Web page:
12 - 48 Months

How are gender stereotypes influencing your parenting?

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“My view is that there may be very subtle differences between boys and girls from prenatal times, but that learning and experience weigh much more heavily in what we end up being good at, what we end up enjoying, how we identify, the careers we end up in, our interpersonal interaction styles, and the way we express emotions.”

Dr. Lise Eliot, Professor of Neuroscience, Chicago Medical School

Girls in sparkly, pink dresses. Boys crazy about anything with wheels. Gender differences are everywhere. It’s difficult not to see those differences and then attribute them to something that is hardwired at birth, but neuroscience shows that there is very little difference between boys’ and girls’ brains.

Host Jessica Rolph welcomes Dr. Lise Eliot to this episode. She is a professor of neuroscience at the Chicago Medical School and the author of Pink Brain, Blue Brain: How Small Differences Grow Into Troublesome Gaps — and What We Can Do About It. Lise and Jessica explore ways we, as parents, can help break down damaging gender stereotypes.

Key Takeaways:

[1:12] How do boys’ and girls’ brains differ?

[3:22] How should we think about gender stereotypes? Why is it important to avoid them?

[4:30] Lise talks about the trends she has noticed in parenting both genders.

[5:53] Do mothers talk more to preschool-aged daughters than sons?

[9:17] Lise talks about how to raise children who can fully express themselves by not discouraging what could be considered gender-inappropriate play.

[11:23] What should parents do about a relative or caregiver who is showing disapproval of their boy’s interest in princesses and “girl stuff”? How can parents explain their philosophy to that person?

[13:11] Toddlers are naturally interested in categorizing; what is the reason for that?

[15:27] Lise talks about dressing our boys and girls.

[17:23 ] Jessica shares her takeaways from the conversation with Lise.

Mentioned in this episode:

Pink Brain, Blue Brain: How Small Differences Grow Into Troublesome Gaps–and What We Can Do About It, Lise Eliot

What’s Going on in There?: How the Brain and Mind Develop in the First Five Years of Life, Lise Eliot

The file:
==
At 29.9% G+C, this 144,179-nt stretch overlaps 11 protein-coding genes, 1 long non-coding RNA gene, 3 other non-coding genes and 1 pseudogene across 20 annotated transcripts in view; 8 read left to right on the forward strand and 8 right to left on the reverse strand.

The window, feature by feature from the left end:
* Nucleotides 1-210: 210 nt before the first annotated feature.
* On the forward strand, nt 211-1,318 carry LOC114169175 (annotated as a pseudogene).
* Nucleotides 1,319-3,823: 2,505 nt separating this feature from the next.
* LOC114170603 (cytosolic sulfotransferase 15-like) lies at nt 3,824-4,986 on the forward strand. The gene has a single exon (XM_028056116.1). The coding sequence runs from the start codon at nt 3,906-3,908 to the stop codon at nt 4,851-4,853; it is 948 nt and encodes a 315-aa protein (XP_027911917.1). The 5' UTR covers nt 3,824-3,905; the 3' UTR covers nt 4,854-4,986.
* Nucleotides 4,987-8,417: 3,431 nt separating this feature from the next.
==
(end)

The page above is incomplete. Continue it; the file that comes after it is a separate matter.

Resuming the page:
Gender Identity Development

Are Boy and Girl Brains Different?

Jessica: So can you walk me through, how boy and girl brains differ?

Lise: Well, the data say they don’t differ. There’s been a lot of studies of infant brain imaging, and nobody’s been able to pin down any decisive differences between boys and girls, except for the fact that boys’ brains are larger than girls’ brains, just like men’s brains are larger than women’s brains. The brain is basically proportional to body size and we see this even at birth when boy babies are about a half-pound heavier than girls and all the organs are scaled up. So there’s no evidence that differences in brain size contribute in any way to differences in abilities, so we don’t think that’s of any significance at all. But when you actually look at individual structures within the brain, nobody’s been able to nail down features that are decisively male or female. So, of course, men and women are different, boys and girls are different, and the question is where does that come from? And the subtitle of my book sort of tells it all, “How Small Differences Grow Into Troublesome Gaps”. My view is that there may be very subtle differences between boys and girls from prenatal times, but that basically learning and experience weigh much more heavily in what we end up being good at, what we end up enjoying, how we identify, the careers we end up in, our interpersonal interaction styles, and the way we express emotions. I think most of that is learned and the contribution of innate factors is relatively small.

Gender Stereotypes

Jessica: Fascinating. So how should we think about gender stereotypes? Why is it important to avoid them?

Lise: Well, obviously, if a lot of differences between boys and girls is a function of learning and experience, then if we treat them differently, they’re going to end up differently. And a lot of people think that’s just fine. I mean that’s the basis of the gender roles that we have been living with for millennia. Pretty much every culture on earth has roles for males and roles for females and the training process essentially begins at birth. But in today’s world, we are looking for true gender equality, we’re looking for equality of opportunity, despite gender, and the only way to really achieve that is to break down those walls that say boys are supposed to play with certain things, or boys are supposed to be tough and strong, and girls can express their emotions, but they’re not to be too assertive or aggressive. And so, if we can give children the full rainbow of opportunities from the beginning, then we have a greater opportunity of maximizing their individual potential, maximizing the world’s creative output, and also creating greater equality.